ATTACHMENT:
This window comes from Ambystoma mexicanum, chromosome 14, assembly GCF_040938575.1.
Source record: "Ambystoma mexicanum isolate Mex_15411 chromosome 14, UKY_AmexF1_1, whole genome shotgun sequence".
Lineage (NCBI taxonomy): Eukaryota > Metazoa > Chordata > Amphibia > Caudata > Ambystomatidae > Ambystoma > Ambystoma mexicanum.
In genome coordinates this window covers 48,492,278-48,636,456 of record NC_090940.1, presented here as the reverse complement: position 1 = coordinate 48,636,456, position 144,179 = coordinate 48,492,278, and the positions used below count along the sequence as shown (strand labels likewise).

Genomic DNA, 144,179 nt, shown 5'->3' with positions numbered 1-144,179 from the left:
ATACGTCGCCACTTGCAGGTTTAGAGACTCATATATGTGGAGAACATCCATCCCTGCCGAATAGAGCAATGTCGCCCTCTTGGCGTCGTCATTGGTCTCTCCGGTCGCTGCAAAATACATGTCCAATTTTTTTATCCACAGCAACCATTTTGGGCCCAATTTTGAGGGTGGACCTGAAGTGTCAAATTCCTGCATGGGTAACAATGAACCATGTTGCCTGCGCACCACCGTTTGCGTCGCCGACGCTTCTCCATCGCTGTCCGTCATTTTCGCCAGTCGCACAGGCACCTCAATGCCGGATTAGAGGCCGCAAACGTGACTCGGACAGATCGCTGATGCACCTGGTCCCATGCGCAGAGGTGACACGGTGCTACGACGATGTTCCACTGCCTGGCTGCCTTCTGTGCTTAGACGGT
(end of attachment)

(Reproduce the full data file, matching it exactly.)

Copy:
This window comes from Ambystoma mexicanum, chromosome 14, assembly GCF_040938575.1.
Source record: "Ambystoma mexicanum isolate Mex_15411 chromosome 14, UKY_AmexF1_1, whole genome shotgun sequence".
Lineage (NCBI taxonomy): Eukaryota > Metazoa > Chordata > Amphibia > Caudata > Ambystomatidae > Ambystoma > Ambystoma mexicanum.
In genome coordinates this window covers 48,492,278-48,636,456 of record NC_090940.1, presented here as the reverse complement: position 1 = coordinate 48,636,456, position 144,179 = coordinate 48,492,278, and the positions used below count along the sequence as shown (strand labels likewise).

Genomic DNA, 144,179 nt, shown 5'->3' with positions numbered 1-144,179 from the left:
ATACGTCGCCACTTGCAGGTTTAGAGACTCATATATGTGGAGAACATCCATCCCTGCCGAATAGAGCAATGTCGCCCTCTTGGCGTCGTCATTGGTCTCTCCGGTCGCTGCAAAATACATGTCCAATTTTTTTATCCACAGCAACCATTTTGGGCCCAATTTTGAGGGTGGACCTGAAGTGTCAAATTCCTGCATGGGTAACAATGAACCATGTTGCCTGCGCACCACCGTTTGCGTCGCCGACGCTTCTCCATCGCTGTCCGTCATTTTCGCCAGTCGCACAGGCACCTCAATGCCGGATTAGAGGCCGCAAACGTGACTCGGACAGATCGCTGATGCACCTGGTCCCATGCGCAGAGGTGACACGGTGCTACGACGATGTTCCACTGCCTGGCTGCCTTCTGTGCTTAGACGGT